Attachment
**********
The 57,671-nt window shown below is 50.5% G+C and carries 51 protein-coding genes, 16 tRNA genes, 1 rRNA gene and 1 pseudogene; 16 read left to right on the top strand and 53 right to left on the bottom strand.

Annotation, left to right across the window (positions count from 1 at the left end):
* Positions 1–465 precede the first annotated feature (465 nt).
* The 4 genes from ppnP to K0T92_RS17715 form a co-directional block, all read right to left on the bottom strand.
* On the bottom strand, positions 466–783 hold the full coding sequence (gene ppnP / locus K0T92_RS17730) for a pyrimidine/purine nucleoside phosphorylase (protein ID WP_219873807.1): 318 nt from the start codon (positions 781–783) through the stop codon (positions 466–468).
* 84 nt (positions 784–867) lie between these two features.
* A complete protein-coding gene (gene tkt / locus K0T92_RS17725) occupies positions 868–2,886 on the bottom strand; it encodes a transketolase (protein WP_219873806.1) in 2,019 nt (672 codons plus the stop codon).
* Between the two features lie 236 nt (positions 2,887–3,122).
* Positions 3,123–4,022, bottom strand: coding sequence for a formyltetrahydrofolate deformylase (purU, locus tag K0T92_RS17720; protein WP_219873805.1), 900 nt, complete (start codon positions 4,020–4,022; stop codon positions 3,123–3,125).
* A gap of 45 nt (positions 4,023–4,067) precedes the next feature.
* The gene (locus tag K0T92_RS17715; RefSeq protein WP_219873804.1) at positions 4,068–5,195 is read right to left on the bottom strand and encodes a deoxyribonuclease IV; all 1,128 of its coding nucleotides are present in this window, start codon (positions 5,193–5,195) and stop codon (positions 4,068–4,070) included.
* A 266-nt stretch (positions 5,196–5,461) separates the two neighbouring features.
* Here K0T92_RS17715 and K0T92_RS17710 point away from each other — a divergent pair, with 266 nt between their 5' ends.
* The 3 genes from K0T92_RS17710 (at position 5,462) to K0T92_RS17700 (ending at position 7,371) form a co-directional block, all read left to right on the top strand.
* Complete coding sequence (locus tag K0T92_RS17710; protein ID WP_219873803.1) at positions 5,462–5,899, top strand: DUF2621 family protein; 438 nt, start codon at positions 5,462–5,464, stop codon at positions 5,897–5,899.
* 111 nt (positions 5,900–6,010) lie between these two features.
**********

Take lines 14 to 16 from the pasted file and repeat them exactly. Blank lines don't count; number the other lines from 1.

* The 3 genes from K0T92_RS17710 (at position 5,462) to K0T92_RS17700 (ending at position 7,371) form a co-directional block, all read left to right on the top strand.
* Complete coding sequence (locus tag K0T92_RS17710; protein ID WP_219873803.1) at positions 5,462–5,899, top strand: DUF2621 family protein; 438 nt, start codon at positions 5,462–5,464, stop codon at positions 5,897–5,899.
* 111 nt (positions 5,900–6,010) lie between these two features.